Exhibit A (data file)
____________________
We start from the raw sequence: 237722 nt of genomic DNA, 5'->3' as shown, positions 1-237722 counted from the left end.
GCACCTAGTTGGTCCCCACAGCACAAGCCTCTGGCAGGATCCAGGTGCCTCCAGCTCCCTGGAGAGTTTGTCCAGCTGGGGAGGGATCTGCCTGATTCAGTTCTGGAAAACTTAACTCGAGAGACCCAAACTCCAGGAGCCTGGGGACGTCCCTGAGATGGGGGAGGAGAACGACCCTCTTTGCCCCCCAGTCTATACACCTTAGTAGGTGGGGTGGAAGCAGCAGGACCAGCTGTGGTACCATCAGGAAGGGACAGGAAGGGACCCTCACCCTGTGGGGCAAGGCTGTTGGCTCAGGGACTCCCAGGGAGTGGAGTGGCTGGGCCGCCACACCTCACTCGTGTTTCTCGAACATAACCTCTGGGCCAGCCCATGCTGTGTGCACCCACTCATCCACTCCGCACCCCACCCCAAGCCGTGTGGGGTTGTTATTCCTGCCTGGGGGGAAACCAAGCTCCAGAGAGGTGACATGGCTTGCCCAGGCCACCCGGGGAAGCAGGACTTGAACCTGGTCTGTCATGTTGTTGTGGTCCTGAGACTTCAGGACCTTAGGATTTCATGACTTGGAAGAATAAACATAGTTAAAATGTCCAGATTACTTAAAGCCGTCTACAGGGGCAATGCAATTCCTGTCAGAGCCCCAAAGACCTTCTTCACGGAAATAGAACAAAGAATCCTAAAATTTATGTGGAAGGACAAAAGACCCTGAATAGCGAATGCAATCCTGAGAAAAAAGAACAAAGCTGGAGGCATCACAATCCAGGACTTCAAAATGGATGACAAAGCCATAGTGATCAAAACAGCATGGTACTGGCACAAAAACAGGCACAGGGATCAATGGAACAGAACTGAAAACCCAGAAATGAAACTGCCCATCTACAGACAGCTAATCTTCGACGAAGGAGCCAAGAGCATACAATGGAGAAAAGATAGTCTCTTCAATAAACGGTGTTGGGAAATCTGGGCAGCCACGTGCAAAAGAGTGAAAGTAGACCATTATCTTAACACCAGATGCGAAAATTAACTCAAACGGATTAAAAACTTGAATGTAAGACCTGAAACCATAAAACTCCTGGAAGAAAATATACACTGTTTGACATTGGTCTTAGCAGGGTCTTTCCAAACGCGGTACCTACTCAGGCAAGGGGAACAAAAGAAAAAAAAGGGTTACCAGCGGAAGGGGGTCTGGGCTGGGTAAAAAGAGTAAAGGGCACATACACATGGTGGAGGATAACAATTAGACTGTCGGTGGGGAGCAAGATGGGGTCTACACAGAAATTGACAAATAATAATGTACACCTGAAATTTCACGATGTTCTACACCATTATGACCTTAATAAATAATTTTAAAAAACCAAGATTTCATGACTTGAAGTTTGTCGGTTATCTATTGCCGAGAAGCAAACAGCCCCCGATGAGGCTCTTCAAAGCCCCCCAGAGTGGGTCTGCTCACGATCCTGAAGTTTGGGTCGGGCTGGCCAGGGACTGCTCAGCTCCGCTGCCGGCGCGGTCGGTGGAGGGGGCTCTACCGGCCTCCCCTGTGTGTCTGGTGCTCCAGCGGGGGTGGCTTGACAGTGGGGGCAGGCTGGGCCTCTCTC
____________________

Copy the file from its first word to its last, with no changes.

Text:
We start from the raw sequence: 237722 nt of genomic DNA, 5'->3' as shown, positions 1-237722 counted from the left end.
GCACCTAGTTGGTCCCCACAGCACAAGCCTCTGGCAGGATCCAGGTGCCTCCAGCTCCCTGGAGAGTTTGTCCAGCTGGGGAGGGATCTGCCTGATTCAGTTCTGGAAAACTTAACTCGAGAGACCCAAACTCCAGGAGCCTGGGGACGTCCCTGAGATGGGGGAGGAGAACGACCCTCTTTGCCCCCCAGTCTATACACCTTAGTAGGTGGGGTGGAAGCAGCAGGACCAGCTGTGGTACCATCAGGAAGGGACAGGAAGGGACCCTCACCCTGTGGGGCAAGGCTGTTGGCTCAGGGACTCCCAGGGAGTGGAGTGGCTGGGCCGCCACACCTCACTCGTGTTTCTCGAACATAACCTCTGGGCCAGCCCATGCTGTGTGCACCCACTCATCCACTCCGCACCCCACCCCAAGCCGTGTGGGGTTGTTATTCCTGCCTGGGGGGAAACCAAGCTCCAGAGAGGTGACATGGCTTGCCCAGGCCACCCGGGGAAGCAGGACTTGAACCTGGTCTGTCATGTTGTTGTGGTCCTGAGACTTCAGGACCTTAGGATTTCATGACTTGGAAGAATAAACATAGTTAAAATGTCCAGATTACTTAAAGCCGTCTACAGGGGCAATGCAATTCCTGTCAGAGCCCCAAAGACCTTCTTCACGGAAATAGAACAAAGAATCCTAAAATTTATGTGGAAGGACAAAAGACCCTGAATAGCGAATGCAATCCTGAGAAAAAAGAACAAAGCTGGAGGCATCACAATCCAGGACTTCAAAATGGATGACAAAGCCATAGTGATCAAAACAGCATGGTACTGGCACAAAAACAGGCACAGGGATCAATGGAACAGAACTGAAAACCCAGAAATGAAACTGCCCATCTACAGACAGCTAATCTTCGACGAAGGAGCCAAGAGCATACAATGGAGAAAAGATAGTCTCTTCAATAAACGGTGTTGGGAAATCTGGGCAGCCACGTGCAAAAGAGTGAAAGTAGACCATTATCTTAACACCAGATGCGAAAATTAACTCAAACGGATTAAAAACTTGAATGTAAGACCTGAAACCATAAAACTCCTGGAAGAAAATATACACTGTTTGACATTGGTCTTAGCAGGGTCTTTCCAAACGCGGTACCTACTCAGGCAAGGGGAACAAAAGAAAAAAAAGGGTTACCAGCGGAAGGGGGTCTGGGCTGGGTAAAAAGAGTAAAGGGCACATACACATGGTGGAGGATAACAATTAGACTGTCGGTGGGGAGCAAGATGGGGTCTACACAGAAATTGACAAATAATAATGTACACCTGAAATTTCACGATGTTCTACACCATTATGACCTTAATAAATAATTTTAAAAAACCAAGATTTCATGACTTGAAGTTTGTCGGTTATCTATTGCCGAGAAGCAAACAGCCCCCGATGAGGCTCTTCAAAGCCCCCCAGAGTGGGTCTGCTCACGATCCTGAAGTTTGGGTCGGGCTGGCCAGGGACTGCTCAGCTCCGCTGCCGGCGCGGTCGGTGGAGGGGGCTCTACCGGCCTCCCCTGTGTGTCTGGTGCTCCAGCGGGGGTGGCTTGACAGTGGGGGCAGGCTGGGCCTCTCTC